Pomegranate extract has been studied in animal based research to examine in more detail how it helps hypertensive blood pressure problems and reduce oxidative stress. The mechanism was found to involve increasing Nrf2. The formation of mitochondria increased, and their function improved. Before treatment the hypertensive animals had fewer of the specialized proteins that are involved in production of mitochondria. Mitochondria are the cellular organelles primarily responsible for turning blood sugar/glucose into usable energy. (5)

This study uses a pomegranate extract that incorporates the peel, seeds and juice as all contain the bioactive phytonutrient, punicalagin, thought to be most helpful for anti-inflammatory, anti-tumor and anti-diabetic effects. The animals who received the extract were found to have better blood pressure, reduced heart hypertrophy ( a sign of worse heart health) and a lower heart rate. Neuronal/nerve cell activity and oxidative stress markers were decreased in the experimental treatment group compared to the control group which received a saline solution and no pomegranate extract. Angiotensin converting enzyme which is involved in blood pressure control was lower in the experimental group  that received pomegranate extract and may be the mechanism for the lower blood pressure. Pro-inflammatory cytokines were reduced in the experimental group after treatment, an indication that hypertensive inflammation was reduced. The pomegranate extract treatment led to increased levels of phosphorylated AMPK which then leads to an increase in Nrf2 and its resulting increases in antioxidant proteins which protect against injury and inflammation from oxidative stress chemicals. (5)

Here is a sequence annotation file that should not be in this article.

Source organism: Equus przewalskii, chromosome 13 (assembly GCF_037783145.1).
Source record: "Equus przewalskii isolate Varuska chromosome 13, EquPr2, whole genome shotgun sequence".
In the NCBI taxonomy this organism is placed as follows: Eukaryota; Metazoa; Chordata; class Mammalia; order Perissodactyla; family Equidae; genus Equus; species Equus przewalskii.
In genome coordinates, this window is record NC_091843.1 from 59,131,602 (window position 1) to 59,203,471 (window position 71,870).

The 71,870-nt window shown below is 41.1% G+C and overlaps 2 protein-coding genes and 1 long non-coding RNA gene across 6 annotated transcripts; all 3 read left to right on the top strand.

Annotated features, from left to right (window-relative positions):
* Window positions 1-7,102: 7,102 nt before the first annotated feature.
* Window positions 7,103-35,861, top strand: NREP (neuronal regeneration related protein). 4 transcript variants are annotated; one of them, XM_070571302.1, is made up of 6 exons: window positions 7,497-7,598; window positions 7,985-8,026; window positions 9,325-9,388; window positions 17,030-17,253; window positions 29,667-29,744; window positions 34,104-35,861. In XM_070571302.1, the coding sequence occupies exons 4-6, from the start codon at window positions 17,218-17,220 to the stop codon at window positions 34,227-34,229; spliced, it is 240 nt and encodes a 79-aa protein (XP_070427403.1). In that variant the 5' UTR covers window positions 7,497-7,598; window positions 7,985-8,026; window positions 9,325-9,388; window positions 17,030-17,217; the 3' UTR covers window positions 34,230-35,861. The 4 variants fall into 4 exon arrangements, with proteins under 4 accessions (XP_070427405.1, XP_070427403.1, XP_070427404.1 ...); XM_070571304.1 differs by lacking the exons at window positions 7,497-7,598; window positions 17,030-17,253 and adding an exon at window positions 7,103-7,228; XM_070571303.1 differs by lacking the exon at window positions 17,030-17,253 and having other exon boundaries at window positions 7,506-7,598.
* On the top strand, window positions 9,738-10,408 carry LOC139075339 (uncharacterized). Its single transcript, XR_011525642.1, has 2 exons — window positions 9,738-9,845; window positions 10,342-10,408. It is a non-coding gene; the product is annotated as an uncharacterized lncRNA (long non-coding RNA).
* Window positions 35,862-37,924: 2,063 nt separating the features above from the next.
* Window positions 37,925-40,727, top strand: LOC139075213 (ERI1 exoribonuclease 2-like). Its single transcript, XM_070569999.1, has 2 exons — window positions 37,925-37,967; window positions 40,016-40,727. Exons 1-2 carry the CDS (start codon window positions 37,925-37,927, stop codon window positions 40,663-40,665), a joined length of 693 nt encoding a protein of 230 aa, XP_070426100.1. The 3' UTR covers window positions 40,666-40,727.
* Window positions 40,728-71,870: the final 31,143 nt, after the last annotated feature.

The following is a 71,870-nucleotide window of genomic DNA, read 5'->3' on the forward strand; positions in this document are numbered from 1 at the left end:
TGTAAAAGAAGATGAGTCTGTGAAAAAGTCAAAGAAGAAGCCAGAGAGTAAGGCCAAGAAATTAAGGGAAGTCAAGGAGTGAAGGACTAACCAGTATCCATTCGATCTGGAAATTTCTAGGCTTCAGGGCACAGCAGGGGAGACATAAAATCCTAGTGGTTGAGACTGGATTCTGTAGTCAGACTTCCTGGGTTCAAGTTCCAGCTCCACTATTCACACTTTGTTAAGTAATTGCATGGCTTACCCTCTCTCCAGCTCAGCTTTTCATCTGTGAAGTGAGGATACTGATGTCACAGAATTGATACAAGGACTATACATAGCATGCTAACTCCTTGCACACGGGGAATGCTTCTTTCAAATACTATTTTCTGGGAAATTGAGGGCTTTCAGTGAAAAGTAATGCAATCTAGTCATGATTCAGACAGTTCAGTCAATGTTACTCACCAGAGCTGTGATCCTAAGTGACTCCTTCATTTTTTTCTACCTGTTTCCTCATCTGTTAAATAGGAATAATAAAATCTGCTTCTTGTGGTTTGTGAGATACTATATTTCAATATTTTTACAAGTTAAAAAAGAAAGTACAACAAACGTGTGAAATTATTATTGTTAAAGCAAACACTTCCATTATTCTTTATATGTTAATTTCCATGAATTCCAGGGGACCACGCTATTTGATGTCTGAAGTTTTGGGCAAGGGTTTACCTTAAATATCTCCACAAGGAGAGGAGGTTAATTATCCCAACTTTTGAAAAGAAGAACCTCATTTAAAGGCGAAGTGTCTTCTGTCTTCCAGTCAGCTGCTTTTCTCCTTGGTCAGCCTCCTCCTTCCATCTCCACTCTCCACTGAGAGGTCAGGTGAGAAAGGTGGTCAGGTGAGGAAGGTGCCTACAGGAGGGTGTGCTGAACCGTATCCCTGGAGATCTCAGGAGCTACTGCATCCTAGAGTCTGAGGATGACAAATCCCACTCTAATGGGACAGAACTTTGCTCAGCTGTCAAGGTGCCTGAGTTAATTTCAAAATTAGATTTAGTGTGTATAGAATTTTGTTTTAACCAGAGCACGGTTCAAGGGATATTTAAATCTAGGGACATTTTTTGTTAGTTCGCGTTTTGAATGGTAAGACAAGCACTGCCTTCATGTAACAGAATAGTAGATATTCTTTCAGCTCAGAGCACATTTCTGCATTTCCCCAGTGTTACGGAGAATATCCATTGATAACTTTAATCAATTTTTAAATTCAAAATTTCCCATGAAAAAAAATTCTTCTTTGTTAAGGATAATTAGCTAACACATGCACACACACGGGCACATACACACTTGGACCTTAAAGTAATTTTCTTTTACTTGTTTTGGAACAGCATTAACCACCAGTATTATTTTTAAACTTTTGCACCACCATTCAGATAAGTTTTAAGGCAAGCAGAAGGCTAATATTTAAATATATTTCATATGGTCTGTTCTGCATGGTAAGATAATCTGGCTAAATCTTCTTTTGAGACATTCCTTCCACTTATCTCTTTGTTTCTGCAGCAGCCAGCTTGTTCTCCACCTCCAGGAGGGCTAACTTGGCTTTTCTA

Pomegranate is referred to as an ancient fruit in a research study on its benefits against hepatocellular carcinoma. Spoiler alert – it was found beneficial. (6)

“PE (Pomegranate Extract) treatment (1 or 10 g/kg), started 4 weeks prior to the DENA challenge and continued for 18 weeks thereafter, showed striking chemopreventive activity demonstrated by reduced incidence, number, multiplicity, size and volume of hepatic nodules, precursors of HCC (Hepatocellular Carcinoma).” (6)

One to ten grams per kilogram (1 to 10 g/kg) (6gives us a quantity but that is of the extract which is made with the juice, seeds and peel. The inner peel is whitish in color while the outer peel is vibrantly colored similarly to the juice. An average adult weighs somewhere around 70 kg (68 kg ~ 150 pounds) so the animal study used an equivalent of 70 to 700 grams of pomegranate extract. Five grams is about a teaspoon so 70 grams would be slightly less than 5 Tablespoons or about 1/4-1/3 cup which is roughly a half a pomegranate worth of seeds with the juice and would be a reasonable serving size. Ten times that would be more than a typical serving at approximately two and a half to three and a third cups of pomegranate extract per day, for 22 weeks (6– but if you have Hepatocellular Carcinoma that might sound good compared to other chemotherapy treatments.